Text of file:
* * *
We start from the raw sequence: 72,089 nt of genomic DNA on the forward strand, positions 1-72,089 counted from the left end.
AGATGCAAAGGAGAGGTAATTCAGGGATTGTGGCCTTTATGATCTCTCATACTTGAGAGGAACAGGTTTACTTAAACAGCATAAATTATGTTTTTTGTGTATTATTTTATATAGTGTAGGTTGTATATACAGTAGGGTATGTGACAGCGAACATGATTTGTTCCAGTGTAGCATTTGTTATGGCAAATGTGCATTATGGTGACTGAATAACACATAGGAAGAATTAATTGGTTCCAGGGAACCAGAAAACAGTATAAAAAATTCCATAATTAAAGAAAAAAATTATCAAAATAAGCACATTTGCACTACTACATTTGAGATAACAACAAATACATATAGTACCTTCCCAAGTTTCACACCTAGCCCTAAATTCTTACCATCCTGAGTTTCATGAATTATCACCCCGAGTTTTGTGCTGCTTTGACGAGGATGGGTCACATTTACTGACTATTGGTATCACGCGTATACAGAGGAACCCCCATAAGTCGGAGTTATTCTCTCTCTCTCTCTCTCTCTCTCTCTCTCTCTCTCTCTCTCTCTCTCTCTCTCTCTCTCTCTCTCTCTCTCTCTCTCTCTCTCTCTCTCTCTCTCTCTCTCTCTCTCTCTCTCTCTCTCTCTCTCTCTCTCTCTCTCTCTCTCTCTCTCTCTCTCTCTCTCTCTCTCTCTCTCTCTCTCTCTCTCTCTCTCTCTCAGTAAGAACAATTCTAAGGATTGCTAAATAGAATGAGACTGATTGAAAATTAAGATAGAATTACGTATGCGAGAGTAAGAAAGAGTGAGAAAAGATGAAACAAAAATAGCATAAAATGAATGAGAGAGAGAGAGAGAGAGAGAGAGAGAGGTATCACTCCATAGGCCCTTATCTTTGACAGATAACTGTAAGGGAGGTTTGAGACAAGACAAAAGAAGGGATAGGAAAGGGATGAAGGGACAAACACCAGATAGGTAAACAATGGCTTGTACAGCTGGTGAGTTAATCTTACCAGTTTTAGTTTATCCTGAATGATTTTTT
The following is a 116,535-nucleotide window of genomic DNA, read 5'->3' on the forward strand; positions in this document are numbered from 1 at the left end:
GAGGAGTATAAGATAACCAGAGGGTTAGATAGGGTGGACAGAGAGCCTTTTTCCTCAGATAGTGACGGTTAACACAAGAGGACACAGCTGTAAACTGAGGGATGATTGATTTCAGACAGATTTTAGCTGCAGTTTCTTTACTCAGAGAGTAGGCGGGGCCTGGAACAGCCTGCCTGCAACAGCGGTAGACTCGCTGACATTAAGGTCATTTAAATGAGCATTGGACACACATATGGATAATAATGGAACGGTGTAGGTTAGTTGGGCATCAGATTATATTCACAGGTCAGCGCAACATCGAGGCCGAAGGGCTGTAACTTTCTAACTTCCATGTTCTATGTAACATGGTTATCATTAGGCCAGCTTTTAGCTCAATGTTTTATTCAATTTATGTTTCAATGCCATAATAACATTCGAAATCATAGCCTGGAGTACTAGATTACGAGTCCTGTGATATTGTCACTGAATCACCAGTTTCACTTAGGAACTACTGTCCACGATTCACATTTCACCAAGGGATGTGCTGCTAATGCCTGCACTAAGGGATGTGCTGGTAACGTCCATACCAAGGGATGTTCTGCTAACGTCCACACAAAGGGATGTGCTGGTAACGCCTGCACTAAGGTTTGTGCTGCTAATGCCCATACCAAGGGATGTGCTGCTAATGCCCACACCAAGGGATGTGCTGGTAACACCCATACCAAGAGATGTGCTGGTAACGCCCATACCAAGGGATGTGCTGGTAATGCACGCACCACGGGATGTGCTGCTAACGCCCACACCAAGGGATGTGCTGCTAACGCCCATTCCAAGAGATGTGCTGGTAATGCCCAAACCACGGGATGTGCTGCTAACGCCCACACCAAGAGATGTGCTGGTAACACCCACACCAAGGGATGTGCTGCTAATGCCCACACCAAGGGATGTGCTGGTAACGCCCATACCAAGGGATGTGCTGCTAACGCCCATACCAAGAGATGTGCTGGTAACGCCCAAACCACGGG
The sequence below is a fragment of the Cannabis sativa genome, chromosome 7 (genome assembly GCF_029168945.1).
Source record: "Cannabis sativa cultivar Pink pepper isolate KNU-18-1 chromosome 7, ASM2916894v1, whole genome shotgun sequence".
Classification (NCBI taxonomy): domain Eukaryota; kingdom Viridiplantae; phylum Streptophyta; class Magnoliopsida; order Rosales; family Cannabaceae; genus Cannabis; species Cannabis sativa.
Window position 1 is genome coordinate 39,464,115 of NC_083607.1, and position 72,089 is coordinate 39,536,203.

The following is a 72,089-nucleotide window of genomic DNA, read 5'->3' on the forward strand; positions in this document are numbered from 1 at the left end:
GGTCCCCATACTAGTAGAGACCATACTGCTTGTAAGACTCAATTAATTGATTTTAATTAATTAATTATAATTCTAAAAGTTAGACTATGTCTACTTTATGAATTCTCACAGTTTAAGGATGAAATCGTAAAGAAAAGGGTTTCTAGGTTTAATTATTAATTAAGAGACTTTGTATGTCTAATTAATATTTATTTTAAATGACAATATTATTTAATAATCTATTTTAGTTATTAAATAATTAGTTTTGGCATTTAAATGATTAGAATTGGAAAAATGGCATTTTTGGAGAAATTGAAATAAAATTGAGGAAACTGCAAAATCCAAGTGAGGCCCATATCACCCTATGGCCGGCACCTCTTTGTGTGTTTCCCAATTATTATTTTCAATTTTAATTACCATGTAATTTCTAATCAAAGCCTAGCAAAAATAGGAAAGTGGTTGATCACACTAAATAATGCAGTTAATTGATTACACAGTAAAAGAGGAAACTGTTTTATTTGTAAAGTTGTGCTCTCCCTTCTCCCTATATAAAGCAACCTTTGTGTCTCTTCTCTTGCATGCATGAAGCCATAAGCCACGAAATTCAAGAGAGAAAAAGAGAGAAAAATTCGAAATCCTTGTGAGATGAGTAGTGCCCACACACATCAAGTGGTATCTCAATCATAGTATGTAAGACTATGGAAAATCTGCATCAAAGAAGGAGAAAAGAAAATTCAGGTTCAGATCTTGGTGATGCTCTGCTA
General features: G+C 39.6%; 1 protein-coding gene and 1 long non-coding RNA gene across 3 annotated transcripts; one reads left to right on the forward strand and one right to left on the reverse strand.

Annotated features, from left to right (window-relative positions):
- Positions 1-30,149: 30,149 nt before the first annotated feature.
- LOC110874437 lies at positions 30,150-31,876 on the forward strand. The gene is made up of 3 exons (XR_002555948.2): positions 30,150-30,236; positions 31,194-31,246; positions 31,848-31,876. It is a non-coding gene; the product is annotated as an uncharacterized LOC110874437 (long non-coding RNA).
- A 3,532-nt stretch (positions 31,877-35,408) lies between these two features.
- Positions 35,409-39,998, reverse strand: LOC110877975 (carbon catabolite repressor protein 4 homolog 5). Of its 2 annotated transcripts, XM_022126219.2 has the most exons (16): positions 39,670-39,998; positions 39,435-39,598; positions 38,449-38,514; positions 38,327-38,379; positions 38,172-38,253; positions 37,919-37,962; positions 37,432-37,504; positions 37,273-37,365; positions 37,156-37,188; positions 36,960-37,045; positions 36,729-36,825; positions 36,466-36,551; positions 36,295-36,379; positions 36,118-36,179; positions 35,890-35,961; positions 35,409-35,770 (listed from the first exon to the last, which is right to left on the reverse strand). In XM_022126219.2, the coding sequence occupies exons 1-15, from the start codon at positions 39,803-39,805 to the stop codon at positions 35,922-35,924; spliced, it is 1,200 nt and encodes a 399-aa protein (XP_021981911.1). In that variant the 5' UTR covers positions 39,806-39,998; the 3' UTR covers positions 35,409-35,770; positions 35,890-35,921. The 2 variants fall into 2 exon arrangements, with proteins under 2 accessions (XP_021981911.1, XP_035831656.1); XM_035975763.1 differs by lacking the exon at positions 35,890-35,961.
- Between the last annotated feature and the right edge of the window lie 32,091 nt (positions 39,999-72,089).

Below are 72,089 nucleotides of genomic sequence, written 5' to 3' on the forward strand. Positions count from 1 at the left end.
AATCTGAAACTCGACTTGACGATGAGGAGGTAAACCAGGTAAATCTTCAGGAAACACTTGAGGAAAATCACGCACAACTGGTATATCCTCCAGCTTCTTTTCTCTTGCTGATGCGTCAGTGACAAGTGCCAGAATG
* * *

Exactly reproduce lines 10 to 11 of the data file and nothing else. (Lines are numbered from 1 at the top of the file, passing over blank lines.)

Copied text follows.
GGTCCCCATACTAGTAGAGACCATACTGCTTGTAAGACTCAATTAATTGATTTTAATTAATTAATTATAATTCTAAAAGTTAGACTATGTCTACTTTATGAATTCTCACAGTTTAAGGATGAAATCGTAAAGAAAAGGGTTTCTAGGTTTAATTATTAATTAAGAGACTTTGTATGTCTAATTAATATTTATTTTAAATGACAATATTATTTAATAATCTATTTTAGTTATTAAATAATTAGTTTTGGCATTTAAATGATTAGAATTGGAAAAATGGCATTTTTGGAGAAATTGAAATAAAATTGAGGAAACTGCAAAATCCAAGTGAGGCCCATATCACCCTATGGCCGGCACCTCTTTGTGTGTTTCCCAATTATTATTTTCAATTTTAATTACCATGTAATTTCTAATCAAAGCCTAGCAAAAATAGGAAAGTGGTTGATCACACTAAATAATGCAGTTAATTGATTACACAGTAAAAGAGGAAACTGTTTTATTTGTAAAGTTGTGCTCTCCCTTCTCCCTATATAAAGCAACCTTTGTGTCTCTTCTCTTGCATGCATGAAGCCATAAGCCACGAAATTCAAGAGAGAAAAAGAGAGAAAAATTCGAAATCCTTGTGAGATGAGTAGTGCCCACACACATCAAGTGGTATCTCAATCATAGTATGTAAGACTATGGAAAATCTGCATCAAAGAAGGAGAAAAGAAAATTCAGGTTCAGATCTTGGTGATGCTCTGCTA
General features: G+C 39.6%; 1 protein-coding gene and 1 long non-coding RNA gene across 3 annotated transcripts; one reads left to right on the forward strand and one right to left on the reverse strand.